Sure, friend away! But I usually bash books on this thread; it's more about 'HEY I READ THIS AND IT SUCKED' than proper recs. :D
Sereniaserenia on June 7th, 2009 12:32 am (UTC)
That sounds craptastic. I think I shall avoid it! In my eyes, period pieces need to stay true to period. That's why I got along so terribly with Moulin Rouge and A Knight's Tale. I know they did it on purpose, but it wasn't what I wanted to see!
every Starbucks should have a polar bear: Fooish: purple housescoradh on June 7th, 2009 12:28 pm (UTC)
I loved a Knight's Tale but MR did nothing for me. Anyway, yes, this chick could have done with a tad of research. D:
killer of men... killer of HENCHmen!: chicagocatechism on June 7th, 2009 01:18 am (UTC)
I am here to confuse the issue! In some cities, blocks actually ARE a precise measurement. Chicago is laid out on a very precise grid, eight blocks to a mile. So here, if something is four blocks away, it's half a mile.

Although! Almost the only time I would say something like that is while giving directions to someone who doesn't know the city very well. If I had to tell a Chicagoan where something was, probably I would give them the full address and expect them to know the cross street. Like I'd say, "2396 W Fullerton," and they'd be expected to say, "okay!" and know that the cross street there is Western. This is crazy magic when you first move here, and then one day you can just do it. But you can do it because of the grid system; Western is 2400 W, and it is ALWAYS 2400 W, and therefore addresses here actually say something about the geographic location of the thing they describe.

But anyway, the blocks-as-measurement thing only works in some places, since obviously not everyone is crazy. Where I actually live (in Evanston, maybe six blocks (!!) from the Chicago city limits), we don't have that kind of crazy grid system, but we are still always talking about blocks. It's just easier to say that Church street is four blocks north, because then you know to go through four stop signs and then you're at Church street. It doesn't actually matter how far apart those stop signs are. It also doesn't matter that much if the road isn't entirely straight; I'll use the term "block" even when I'm in a place with curvy streets.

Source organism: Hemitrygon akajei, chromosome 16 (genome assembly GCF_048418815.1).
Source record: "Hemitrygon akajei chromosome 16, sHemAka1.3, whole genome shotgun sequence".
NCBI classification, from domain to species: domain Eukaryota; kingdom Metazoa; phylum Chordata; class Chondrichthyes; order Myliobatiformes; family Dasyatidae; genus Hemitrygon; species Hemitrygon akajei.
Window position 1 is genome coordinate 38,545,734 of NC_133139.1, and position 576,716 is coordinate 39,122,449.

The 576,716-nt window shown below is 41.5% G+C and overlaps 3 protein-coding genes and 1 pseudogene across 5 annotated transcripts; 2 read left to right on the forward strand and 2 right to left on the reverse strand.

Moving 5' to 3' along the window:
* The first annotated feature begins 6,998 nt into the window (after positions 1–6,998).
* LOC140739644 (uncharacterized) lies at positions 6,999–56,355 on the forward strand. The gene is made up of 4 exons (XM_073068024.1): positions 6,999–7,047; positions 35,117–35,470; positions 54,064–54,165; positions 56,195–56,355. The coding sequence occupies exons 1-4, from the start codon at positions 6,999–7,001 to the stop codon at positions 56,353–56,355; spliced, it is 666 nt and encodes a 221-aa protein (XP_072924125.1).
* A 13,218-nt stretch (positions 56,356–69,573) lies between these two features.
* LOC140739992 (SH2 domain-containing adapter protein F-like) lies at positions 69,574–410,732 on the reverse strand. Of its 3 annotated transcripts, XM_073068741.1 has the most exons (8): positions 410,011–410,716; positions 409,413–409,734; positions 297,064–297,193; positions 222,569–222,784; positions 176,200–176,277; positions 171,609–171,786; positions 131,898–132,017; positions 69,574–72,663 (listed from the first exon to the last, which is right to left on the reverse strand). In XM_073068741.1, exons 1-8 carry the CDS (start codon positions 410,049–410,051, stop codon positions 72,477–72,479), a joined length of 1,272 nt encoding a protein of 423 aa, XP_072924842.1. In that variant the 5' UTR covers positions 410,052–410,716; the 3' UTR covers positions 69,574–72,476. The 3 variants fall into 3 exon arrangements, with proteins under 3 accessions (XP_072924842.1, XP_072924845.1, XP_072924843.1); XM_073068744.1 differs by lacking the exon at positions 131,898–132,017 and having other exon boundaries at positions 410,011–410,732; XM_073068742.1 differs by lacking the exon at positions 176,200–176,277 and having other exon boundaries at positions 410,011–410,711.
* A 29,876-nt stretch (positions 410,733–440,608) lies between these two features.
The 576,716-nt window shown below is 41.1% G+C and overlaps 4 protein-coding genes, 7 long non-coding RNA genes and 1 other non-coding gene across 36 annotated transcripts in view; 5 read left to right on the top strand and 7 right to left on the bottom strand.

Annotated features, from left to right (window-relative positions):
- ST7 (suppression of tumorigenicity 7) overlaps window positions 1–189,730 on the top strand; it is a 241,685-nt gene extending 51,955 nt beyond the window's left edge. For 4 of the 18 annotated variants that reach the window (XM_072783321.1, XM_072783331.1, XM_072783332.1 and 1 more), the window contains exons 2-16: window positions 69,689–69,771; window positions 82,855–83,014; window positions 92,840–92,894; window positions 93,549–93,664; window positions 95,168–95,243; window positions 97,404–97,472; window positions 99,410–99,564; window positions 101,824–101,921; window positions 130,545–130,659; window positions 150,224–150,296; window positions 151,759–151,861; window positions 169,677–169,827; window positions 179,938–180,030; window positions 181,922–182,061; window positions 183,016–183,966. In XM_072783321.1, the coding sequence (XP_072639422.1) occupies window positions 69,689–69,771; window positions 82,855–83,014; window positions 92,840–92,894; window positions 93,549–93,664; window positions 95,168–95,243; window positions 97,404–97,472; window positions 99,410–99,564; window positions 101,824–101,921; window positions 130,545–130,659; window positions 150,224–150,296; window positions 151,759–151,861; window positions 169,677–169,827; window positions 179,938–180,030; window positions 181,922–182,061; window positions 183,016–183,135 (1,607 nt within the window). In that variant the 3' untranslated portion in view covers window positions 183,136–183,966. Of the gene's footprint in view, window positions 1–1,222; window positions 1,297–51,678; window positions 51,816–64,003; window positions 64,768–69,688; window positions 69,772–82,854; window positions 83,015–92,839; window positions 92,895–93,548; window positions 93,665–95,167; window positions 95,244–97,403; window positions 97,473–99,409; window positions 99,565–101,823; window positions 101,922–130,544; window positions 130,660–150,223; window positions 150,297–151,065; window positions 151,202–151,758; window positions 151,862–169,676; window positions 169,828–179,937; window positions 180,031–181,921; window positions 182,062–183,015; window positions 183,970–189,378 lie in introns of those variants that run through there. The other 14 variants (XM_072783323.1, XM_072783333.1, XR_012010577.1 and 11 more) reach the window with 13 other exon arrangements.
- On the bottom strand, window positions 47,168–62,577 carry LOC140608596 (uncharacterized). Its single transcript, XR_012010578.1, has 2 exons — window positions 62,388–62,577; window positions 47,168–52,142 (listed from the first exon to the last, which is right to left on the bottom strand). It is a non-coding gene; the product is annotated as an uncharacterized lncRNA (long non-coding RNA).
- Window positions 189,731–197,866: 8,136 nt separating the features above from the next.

But even when you're not in a place like Chicago where it IS a unit of measurement, it can a useful rough distance guide. If something is six blocks away it's completely walkable, but if it's 27 blocks away, it's probably a few miles and you want to think a little about if you really want to walk it.

[Bonus tidbit: If you ever hear anyone say "make the block," they mean, "go around the block."]

Man, I had no idea you guys didn't use this term! Or that I had so much to say about it!

Edited at 2009-06-07 01:19 am (UTC)
every Starbucks should have a polar bear: Art: Marie Antoinettescoradh on June 7th, 2009 12:26 pm (UTC)
*moans* That is so crazily complicated! Blocks, then, can basically mean anything! I think I prefer the whole idea of just saying 'go through three traffic lights and turn right.' D:D:

killer of men... killer of HENCHmen!catechism on June 7th, 2009 04:12 pm (UTC)
They are not really that complicated! At least not until you try explaining them. They CAN be, but pretty much everything has the potential. "Go through three lights" means the same thing as "go three blocks"! Just focus on that, and you'll be fine. That is the most basic meaning: the distance between intersections. All the rest of the crap about whether the streets are straight and how precise the grid is, all that stuff is gravy. Blocks are fun! :D